Add-on air suspension smooths RV's ride

September 02, 2005|by JEFF JOHNSTON/Motor Matters

Motor-home owners appreciate a comfortable driving experience. After all, that's part of the reason someone choose a motor home, isn't it? Enjoying the ride, and getting there in comfort, is part of the fun of recreational vehicle travel.

Workhorse Custom Chassis is a popular manufacturer of Class A motor-home chassis. The company has sold a variety of chassis models for many years and is well known to the motor-homing public for its practical, well-engineered products. Workhorse has recently introduced two new products that could dramatically improve the ride and performance of its gas-powered chassis models.

An all-new replacement air-bag suspension system is now available to fit the Workhorse W20, W22 and W24 chassis models. The hardware, known as the Stabil-Air Suspension, replaces the stock steel leaf-spring suspension parts that are standard on all three chassis. Motor-home chassis built on model-year 2000 and later can be fitted with the new system.


Air bags are commonly used on large, expensive diesel pusher motor homes, and most lower-priced rigs use leaf springs for economy reasons. While the Workhorse leaf springs are about as sophisticated as such springs can be, some owners still find them a bit too harsh for a motor home that's supposed to be comfortable on the road. This new Workhorse air-bag system makes it possible for drivers of leaf-spring equipped motor homes to enjoy the benefits of air ride without tackling the huge initial cost of a coach so equipped from the factory.

The Stabil-Air system includes replacement parts for supporting the axles in place, as well as mounts for the air bags. The bags are outboard of the frame, which creates a wider suspension stance for reduced body roll and lean in the corners. A Firestone IntelliRide control system monitors the coach ride height and maintains the proper air-bag pressure. The system adds air when the coach is heavily loaded and reduces air pressure when there's less payload aboard so the rig drives at a consistent height.

In addition, the control function provides an "off road" air bag setting and a "kneel" setting. The "off road" setting raises the coach body about 3 inches to reduce bottoming-out when driving into or out of a gas station with a deep gutter by the curb, for example, and the "kneel" adjustment drops the coach between 2 and 2.5 inches to make climbing in and out easier and to facilitate leveling. The unit's auto-level feature varies the air pressure in each bag to level the coach on uneven terrain, within the lifting range of the air bags, of course.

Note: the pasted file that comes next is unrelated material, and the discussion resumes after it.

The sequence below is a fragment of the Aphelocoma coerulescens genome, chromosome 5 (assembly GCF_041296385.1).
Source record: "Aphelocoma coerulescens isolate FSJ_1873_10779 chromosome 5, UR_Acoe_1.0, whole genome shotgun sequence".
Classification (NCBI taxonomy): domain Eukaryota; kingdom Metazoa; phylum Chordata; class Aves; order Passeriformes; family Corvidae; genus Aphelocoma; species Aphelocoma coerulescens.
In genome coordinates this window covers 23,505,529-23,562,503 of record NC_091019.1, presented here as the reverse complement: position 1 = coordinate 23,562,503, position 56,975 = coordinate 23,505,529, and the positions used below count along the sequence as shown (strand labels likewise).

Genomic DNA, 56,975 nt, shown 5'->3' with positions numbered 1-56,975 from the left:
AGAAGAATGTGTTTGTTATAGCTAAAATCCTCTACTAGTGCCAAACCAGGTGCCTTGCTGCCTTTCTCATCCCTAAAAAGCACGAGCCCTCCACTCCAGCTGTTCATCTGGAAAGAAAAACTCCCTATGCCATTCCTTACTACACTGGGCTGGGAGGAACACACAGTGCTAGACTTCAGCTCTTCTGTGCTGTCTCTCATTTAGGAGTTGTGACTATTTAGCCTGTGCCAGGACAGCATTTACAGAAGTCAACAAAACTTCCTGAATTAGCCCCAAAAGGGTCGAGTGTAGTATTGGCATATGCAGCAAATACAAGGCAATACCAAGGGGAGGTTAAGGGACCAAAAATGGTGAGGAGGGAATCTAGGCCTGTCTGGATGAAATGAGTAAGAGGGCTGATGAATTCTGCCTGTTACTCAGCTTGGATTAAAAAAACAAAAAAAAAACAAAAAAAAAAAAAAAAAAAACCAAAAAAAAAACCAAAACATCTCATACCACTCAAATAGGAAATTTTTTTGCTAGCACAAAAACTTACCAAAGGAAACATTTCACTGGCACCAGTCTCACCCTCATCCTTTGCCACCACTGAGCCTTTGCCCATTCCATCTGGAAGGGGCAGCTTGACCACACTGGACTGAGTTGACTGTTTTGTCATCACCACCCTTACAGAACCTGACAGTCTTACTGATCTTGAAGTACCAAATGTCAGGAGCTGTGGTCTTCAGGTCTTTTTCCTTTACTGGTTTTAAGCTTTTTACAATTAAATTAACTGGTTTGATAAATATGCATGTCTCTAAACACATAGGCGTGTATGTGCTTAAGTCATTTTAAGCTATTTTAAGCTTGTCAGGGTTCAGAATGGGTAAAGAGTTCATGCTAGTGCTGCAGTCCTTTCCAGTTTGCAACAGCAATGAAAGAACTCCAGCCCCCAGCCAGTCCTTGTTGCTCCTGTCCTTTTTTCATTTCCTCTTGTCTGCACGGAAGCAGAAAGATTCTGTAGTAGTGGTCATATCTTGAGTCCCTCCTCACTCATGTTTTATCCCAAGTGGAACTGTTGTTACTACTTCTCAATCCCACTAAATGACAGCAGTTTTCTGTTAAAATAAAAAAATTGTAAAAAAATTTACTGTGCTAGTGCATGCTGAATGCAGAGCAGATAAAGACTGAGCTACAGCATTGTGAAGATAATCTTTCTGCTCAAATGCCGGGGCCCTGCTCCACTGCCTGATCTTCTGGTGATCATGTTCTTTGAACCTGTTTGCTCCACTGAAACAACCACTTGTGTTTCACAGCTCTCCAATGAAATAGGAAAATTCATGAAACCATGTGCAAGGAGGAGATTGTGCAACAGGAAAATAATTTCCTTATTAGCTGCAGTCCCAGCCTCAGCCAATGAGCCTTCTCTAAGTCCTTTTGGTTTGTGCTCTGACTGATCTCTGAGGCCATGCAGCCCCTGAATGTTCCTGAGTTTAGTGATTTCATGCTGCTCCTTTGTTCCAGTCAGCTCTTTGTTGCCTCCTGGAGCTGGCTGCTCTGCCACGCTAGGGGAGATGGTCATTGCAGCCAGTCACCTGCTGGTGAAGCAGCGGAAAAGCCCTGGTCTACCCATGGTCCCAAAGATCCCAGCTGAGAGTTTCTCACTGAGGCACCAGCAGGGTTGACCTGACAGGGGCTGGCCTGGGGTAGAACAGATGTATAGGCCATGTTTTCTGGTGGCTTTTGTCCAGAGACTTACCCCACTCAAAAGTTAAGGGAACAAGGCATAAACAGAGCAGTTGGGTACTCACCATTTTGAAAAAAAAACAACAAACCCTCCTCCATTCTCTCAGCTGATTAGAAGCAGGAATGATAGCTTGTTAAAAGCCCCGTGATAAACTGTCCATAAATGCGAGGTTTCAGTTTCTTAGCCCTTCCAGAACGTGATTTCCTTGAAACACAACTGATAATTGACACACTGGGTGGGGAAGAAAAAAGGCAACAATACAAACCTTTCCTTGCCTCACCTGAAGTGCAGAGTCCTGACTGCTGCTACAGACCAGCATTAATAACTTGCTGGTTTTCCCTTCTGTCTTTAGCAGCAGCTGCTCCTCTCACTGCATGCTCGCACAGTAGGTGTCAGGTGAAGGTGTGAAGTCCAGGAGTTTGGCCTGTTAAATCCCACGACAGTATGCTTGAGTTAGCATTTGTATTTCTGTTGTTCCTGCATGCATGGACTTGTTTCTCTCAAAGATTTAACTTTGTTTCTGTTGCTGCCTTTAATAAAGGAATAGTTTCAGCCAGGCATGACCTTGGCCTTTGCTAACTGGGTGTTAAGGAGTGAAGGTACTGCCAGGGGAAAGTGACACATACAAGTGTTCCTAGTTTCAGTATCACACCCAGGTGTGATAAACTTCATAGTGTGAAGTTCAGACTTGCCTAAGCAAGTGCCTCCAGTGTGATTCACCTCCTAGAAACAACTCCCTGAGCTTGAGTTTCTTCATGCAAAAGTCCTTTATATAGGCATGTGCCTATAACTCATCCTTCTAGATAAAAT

The system has a built-in fail-safe should there be a catastrophic loss of air pressure. Each air bag includes a built-in bump stop, and if the bag collapses, it allows the driver to keep moving the coach to a safe location or a designated repair facility. The ride will be a bit rough at that point but it beats being stranded.

At the moment, the Stabil-Air is only available through the Workhorse aftermarket parts division. You can't order a new motor home with the air suspension right from the factory, although that could possibly happen in the future.

The Stabil-Air carries a $3,395 MSRP, plus the cost of approximately 20 hours of installation time by a professional shop.

Workhorse has further upgraded some of its models with new six-speed automatic transmissions. For model-year 2006 products, the Allison 2100 MH series has been bumped up to six speeds and is used in the W24 chassis. The slightly smaller Allison 1000 MH transmission has likewise been fitted with six speeds and is used in the W20 and W24 chassis models.

The new units feature two overdrive gears at the top end. This allows the manufacturer greater flexibility in designing the best possible coach powertrain combination. The powertrain, rear axle ratio and so on may be tailored to work best with the engine power output, coach weight and such. The extra-"tall" overdrive ratio can result in lower engine rpm at highway speeds, which translates directly to a quieter ride with less vibration and possibly even some incrementally better fuel economy.

In addition, the company uses Castrol TranSynd synthetic fluid in the 2100 transmission. This extends the warranty to five years or 200,000 miles, which is way beyond the mileage most motor-homers put on their vehicles. The scheduled maintenance interval is also doubled to 48 months or 100,000 miles.

For more information about the new Workhorse products, phone (800) 309-7163 or go to

Copyright, Motor Matters, 2005

The Herald-Mail Articles